What are the differences between a bottle of premium, high rated Pinot Noir and a shelf classic Merlot? Well, besides a lot of money, wine critics would be quick to detail all the subtle differences that come together in an amalgam of sensations, and consequently make the premium look like a divine gift from Dyonisis himself. For the rest of us mortals however, these differences might often not be felt, other than a lighter wallet. A recent study published in the American Journal of Enology and Viticulture comes to the conclusion that top wine critics have the ability to taste subtle flavors and chemicals that allude the masses, offering them an inherent biological advantage. In short, top wine tasters sense wine much differently from you or me would, so you shouldn’t care.
With this is mind, is it worth then spending a lot of money on top wine brands, whose prices are directly proportional with the critics’ ratings, only to notice some mild refinements compared to your typical $10 shelf wine? It’s a very interesting question. It’s more interesting, however, how wine critics have managed to persuade the drinking masses along the years into believing what’s a good wine and what isn’t. Same thing applies to movies, music and so on. I feel the discussion is escalating a bit, so back to the study at hand.
The Penn University researchers, who conducted the study, tested a group of top critics to see if they could detect the presence of a certain bitter chemical. Most of them did, compared to a trifle of the common folk, and moreover they described the experience as intensely bitter. Apparently, wine writers, winemakers and wine retailers were about 40 percent more sensitive to the bitterness than casual consumers of wine.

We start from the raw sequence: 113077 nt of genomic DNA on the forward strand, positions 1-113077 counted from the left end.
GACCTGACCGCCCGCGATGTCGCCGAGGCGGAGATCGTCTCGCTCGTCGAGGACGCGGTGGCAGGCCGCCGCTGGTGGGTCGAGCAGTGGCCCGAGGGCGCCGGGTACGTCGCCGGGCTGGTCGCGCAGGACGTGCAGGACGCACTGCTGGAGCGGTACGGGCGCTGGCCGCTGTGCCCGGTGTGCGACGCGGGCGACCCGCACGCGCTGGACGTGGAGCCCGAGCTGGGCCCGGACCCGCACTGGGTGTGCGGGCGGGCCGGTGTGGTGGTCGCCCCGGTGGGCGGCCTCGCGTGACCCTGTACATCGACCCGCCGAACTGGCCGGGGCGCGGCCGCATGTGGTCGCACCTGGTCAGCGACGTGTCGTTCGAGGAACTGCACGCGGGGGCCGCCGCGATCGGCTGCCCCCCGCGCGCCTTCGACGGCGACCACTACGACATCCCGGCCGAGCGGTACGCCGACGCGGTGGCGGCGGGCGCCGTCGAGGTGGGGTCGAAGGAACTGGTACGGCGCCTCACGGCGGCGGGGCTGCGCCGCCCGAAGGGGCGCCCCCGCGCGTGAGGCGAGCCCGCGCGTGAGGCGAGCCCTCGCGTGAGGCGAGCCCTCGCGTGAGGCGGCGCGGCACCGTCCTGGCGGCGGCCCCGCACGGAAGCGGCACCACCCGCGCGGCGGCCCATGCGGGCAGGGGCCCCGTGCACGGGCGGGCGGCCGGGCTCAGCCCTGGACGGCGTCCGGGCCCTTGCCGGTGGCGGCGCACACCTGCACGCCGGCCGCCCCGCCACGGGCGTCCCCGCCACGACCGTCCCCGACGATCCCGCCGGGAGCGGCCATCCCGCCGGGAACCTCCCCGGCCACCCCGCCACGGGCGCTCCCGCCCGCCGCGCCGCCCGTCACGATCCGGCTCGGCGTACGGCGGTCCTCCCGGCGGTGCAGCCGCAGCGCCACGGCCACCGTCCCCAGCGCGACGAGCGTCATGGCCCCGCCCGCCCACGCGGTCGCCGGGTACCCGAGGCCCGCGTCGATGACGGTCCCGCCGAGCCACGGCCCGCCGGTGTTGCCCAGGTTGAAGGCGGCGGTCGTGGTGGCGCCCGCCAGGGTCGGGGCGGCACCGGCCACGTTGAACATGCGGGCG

“What we found is that the fundamental taste ability of an expert is different,” says John Hayes of Penn State.
This has lead many to state that their ability is biological in nature, and thus it’s simply all a matter of some people being particularly gifted with an uncommon sense of taste. However, there are a lot of people who were keen to claim that it’s equally a matter of experience, as well.
A separate study published in the American Association of Wine Economists found that there is a direct correlation between the degree of satisfaction a customer feels after buying a bottle of wine and the price payed for it. When faced with tasting unlabeled wine, however, most consumers seemed to enjoy expensive brands just as much as regular wine. The power of suggestion at works.
“If you think the wine is supposed to be good, you’re going to enjoy it a lot,” Hayes said. “But to me the simplest rule in wine is if you like it, drink it,” said Hays.
Tibi is a science journalist and co-founder of ZME Science. He writes mainly about emerging tech, physics, climate, and space. In his spare time, Tibi likes to make weird music on his computer and groom felines.